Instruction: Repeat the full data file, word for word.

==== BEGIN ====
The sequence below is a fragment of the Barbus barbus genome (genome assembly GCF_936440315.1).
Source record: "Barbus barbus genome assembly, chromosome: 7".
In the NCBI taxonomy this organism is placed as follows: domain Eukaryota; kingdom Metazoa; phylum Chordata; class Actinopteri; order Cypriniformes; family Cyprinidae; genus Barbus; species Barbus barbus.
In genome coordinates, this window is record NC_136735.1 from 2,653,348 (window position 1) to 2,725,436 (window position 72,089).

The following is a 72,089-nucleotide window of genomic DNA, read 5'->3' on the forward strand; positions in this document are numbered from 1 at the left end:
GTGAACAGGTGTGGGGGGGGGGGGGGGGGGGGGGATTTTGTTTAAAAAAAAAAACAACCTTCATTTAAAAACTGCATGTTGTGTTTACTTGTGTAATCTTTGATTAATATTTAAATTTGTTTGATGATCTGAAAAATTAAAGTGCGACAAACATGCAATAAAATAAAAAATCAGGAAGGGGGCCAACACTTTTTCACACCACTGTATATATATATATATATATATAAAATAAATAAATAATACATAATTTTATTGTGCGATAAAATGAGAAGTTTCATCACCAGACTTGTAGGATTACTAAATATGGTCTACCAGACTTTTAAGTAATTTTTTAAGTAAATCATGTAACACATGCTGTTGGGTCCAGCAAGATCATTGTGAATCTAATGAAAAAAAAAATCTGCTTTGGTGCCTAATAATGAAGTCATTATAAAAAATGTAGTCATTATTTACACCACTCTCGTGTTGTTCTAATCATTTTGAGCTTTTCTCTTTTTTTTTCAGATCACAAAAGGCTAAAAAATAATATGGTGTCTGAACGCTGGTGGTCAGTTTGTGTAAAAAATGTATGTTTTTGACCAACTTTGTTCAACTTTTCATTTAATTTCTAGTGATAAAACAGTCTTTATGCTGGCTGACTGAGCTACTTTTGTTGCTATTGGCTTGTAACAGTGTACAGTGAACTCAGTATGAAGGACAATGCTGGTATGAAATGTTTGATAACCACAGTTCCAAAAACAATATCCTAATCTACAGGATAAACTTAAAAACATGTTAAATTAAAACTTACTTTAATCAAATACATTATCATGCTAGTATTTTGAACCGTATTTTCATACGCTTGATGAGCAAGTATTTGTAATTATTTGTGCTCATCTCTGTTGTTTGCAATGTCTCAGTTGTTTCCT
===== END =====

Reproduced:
The sequence below is a fragment of the Barbus barbus genome (genome assembly GCF_936440315.1).
Source record: "Barbus barbus genome assembly, chromosome: 7".
In the NCBI taxonomy this organism is placed as follows: domain Eukaryota; kingdom Metazoa; phylum Chordata; class Actinopteri; order Cypriniformes; family Cyprinidae; genus Barbus; species Barbus barbus.
In genome coordinates, this window is record NC_136735.1 from 2,653,348 (window position 1) to 2,725,436 (window position 72,089).

The following is a 72,089-nucleotide window of genomic DNA, read 5'->3' on the forward strand; positions in this document are numbered from 1 at the left end:
GTGAACAGGTGTGGGGGGGGGGGGGGGGGGGGGGATTTTGTTTAAAAAAAAAAACAACCTTCATTTAAAAACTGCATGTTGTGTTTACTTGTGTAATCTTTGATTAATATTTAAATTTGTTTGATGATCTGAAAAATTAAAGTGCGACAAACATGCAATAAAATAAAAAATCAGGAAGGGGGCCAACACTTTTTCACACCACTGTATATATATATATATATATATAAAATAAATAAATAATACATAATTTTATTGTGCGATAAAATGAGAAGTTTCATCACCAGACTTGTAGGATTACTAAATATGGTCTACCAGACTTTTAAGTAATTTTTTAAGTAAATCATGTAACACATGCTGTTGGGTCCAGCAAGATCATTGTGAATCTAATGAAAAAAAAAATCTGCTTTGGTGCCTAATAATGAAGTCATTATAAAAAATGTAGTCATTATTTACACCACTCTCGTGTTGTTCTAATCATTTTGAGCTTTTCTCTTTTTTTTTCAGATCACAAAAGGCTAAAAAATAATATGGTGTCTGAACGCTGGTGGTCAGTTTGTGTAAAAAATGTATGTTTTTGACCAACTTTGTTCAACTTTTCATTTAATTTCTAGTGATAAAACAGTCTTTATGCTGGCTGACTGAGCTACTTTTGTTGCTATTGGCTTGTAACAGTGTACAGTGAACTCAGTATGAAGGACAATGCTGGTATGAAATGTTTGATAACCACAGTTCCAAAAACAATATCCTAATCTACAGGATAAACTTAAAAACATGTTAAATTAAAACTTACTTTAATCAAATACATTATCATGCTAGTATTTTGAACCGTATTTTCATACGCTTGATGAGCAAGTATTTGTAATTATTTGTGCTCATCTCTGTTGTTTGCAATGTCTCAGTTGTTTCCT